Message 3 of 3 , Oct 16, 2003
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          Dear Rodney,
          I am glad you appreciate commentaries. See below.
          op 15-10-2003 22:36 schreef ryhorikawa op ryhorikawa@...:

          Just a minor footnote from the Chinese
          > translation of the Mahaparinirvana-sutra (Dirghagama): For
          > sukkaramaddava the Chinese text in Taisho Shinshu Daizokyo
          > Vol1, pg 18b reads "mei t'an shu erh" ( a type of tree fungus?).

          N: I had read that Chinese sources interprete sukkaramaddava as fungus. This
          subject has been much discussed. The Theravada Co. interprete it as tender
          pork. Here is another text:
          The ³Clarifier of the Sweet Meaning², the Commentary to the ³Chronicle of
          Buddhas², in the Exposition of ³The Differences between the Buddhas²,
          relates what is the regulation for all Buddhas. Among the thirty
          regulations, we read about the twentyninth:
          ³Partaking of the flavour of meat on the day of the final nibbana.²
          This clearly states that the ³súkaramaddava² the Buddha consumed on the day
          of his final passing away was meat.
          This is one issue. The other issue is: did the Buddha become ill because
          of, or after the meal? On account of the second issue, Suan helps us to look
          at the grammar, because this is of assistance to interprete suttas.
          Therefore I found Suan's posts helpful for this list. These can exhort us to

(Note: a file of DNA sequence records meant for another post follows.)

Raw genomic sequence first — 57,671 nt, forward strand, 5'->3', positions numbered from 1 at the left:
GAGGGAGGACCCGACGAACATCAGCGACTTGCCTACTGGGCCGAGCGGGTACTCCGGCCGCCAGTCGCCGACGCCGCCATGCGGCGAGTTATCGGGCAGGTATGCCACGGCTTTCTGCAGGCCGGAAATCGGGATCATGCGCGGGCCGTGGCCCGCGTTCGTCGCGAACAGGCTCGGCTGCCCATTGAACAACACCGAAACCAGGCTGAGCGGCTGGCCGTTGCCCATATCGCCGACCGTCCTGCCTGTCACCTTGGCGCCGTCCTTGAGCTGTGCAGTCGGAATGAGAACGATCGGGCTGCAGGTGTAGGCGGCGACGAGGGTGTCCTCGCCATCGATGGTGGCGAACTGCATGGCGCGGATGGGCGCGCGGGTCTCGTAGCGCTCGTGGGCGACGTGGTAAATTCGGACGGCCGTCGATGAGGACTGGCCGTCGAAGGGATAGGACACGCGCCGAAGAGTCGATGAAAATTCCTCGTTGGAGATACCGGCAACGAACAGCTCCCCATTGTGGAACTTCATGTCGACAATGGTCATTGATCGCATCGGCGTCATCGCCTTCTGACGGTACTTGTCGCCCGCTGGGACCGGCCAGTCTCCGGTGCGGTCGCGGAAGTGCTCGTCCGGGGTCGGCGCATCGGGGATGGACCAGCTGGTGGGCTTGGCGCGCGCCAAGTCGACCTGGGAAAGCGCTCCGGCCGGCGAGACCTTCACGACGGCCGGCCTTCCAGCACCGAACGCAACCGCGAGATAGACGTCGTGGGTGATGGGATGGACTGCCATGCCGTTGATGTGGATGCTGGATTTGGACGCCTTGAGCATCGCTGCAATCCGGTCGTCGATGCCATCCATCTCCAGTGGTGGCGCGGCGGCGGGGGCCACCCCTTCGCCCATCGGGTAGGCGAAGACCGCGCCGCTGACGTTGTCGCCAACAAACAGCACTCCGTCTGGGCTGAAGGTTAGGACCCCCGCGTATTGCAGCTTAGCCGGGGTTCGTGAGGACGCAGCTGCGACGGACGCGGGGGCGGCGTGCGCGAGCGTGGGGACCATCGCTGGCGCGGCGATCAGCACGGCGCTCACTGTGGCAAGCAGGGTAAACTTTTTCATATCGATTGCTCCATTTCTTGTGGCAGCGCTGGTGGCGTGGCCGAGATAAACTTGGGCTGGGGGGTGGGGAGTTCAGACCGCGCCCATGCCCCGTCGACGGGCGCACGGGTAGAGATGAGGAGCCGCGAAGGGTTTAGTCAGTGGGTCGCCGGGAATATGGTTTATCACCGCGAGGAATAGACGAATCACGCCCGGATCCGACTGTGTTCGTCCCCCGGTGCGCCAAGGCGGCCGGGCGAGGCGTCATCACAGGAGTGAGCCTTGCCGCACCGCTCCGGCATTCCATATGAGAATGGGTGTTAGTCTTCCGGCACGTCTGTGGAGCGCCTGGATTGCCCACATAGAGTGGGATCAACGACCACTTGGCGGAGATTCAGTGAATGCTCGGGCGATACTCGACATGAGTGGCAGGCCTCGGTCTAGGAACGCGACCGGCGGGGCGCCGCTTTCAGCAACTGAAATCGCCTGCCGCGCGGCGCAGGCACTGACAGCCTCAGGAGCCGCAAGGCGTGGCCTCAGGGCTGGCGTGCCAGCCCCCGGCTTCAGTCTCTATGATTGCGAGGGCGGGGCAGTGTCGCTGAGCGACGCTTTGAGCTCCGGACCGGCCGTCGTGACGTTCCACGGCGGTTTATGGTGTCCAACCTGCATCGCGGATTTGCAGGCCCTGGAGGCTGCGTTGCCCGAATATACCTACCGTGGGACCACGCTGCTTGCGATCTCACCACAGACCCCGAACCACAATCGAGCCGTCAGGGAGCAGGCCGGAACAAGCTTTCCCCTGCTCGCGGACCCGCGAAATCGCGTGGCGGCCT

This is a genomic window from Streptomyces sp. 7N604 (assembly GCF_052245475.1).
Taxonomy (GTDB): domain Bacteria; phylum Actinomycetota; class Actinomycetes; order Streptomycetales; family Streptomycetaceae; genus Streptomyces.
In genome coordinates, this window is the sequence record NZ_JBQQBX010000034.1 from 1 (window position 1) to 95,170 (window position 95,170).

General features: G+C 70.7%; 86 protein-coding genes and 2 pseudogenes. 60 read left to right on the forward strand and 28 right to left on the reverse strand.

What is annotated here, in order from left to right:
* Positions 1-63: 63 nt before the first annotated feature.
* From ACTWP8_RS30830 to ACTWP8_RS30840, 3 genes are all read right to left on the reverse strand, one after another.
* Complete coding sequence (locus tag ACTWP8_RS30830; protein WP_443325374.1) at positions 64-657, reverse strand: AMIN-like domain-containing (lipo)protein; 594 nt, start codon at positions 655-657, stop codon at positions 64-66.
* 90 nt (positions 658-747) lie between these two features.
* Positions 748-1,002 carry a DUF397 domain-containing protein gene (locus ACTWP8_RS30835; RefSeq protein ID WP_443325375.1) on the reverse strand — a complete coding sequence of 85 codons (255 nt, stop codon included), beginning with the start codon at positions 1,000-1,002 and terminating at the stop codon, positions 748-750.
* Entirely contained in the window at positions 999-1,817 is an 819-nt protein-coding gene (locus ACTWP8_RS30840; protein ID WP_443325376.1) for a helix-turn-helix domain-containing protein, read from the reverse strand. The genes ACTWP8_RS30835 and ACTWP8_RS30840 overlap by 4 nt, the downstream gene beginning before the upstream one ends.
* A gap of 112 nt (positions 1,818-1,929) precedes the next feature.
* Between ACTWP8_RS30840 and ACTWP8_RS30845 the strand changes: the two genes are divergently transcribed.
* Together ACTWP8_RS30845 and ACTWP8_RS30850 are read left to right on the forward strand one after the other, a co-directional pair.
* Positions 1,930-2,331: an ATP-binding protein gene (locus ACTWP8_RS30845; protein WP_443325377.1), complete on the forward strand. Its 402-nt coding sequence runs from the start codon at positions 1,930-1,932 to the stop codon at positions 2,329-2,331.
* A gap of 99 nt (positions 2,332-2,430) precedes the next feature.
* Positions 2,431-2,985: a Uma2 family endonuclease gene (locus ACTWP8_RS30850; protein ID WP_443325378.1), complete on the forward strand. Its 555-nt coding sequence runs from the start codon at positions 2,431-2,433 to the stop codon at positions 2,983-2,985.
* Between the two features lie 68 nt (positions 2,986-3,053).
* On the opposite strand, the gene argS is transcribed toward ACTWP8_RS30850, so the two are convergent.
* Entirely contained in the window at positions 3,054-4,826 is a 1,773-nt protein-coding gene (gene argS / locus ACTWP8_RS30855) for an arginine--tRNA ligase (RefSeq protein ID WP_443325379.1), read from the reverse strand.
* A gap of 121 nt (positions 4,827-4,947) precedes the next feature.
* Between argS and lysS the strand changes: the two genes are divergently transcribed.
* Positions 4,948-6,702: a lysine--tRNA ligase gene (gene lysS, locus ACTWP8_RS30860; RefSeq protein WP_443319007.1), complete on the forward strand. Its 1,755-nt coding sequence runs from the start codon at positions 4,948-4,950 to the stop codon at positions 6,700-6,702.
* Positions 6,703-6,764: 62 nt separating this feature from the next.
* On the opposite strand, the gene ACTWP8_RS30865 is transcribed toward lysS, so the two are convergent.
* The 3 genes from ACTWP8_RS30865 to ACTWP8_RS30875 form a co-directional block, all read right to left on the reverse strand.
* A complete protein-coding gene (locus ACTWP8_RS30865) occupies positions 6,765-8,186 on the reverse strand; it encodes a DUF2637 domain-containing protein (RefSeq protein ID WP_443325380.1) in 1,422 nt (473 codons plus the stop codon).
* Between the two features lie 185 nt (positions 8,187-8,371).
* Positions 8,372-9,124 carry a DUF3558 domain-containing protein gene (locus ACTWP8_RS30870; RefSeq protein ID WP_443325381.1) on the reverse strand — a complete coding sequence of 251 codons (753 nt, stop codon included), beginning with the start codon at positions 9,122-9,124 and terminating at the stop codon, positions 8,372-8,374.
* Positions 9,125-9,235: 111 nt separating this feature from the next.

study grammar, not to neglect it. It also demonstrates that the commentators
          were most careful.
          We learn now that the genitive case can also used as insrtumental (kaaraka).
          Now, see Warder, lesson 10. Warder is very short, but still, it indicates
          this. Very interesting.
          Ms. Horner, in her intro to The ³Clarifier of the Sweet Meaning², has one
          section on grammar and explains that changes of cases occur. The accusative
          case (second one) can also have the
          sense of the instrumental (the third, kara.na). The instrumental can have
          the meaning of locative (the seventh). There can be changes of tenses
          (kaalavipariyaaya), change of gender, li"ngavipariyaasa.
          Ms Horner states: <Though case changes appear to be considered to merit
          commentarial mention it is never said that the case used was an error,
          merely that it was to be understood in the sense of another case.>
          Nina.
          P.S. I would greatly appreciate additional remarks from experts like Suan
          and Dimitri!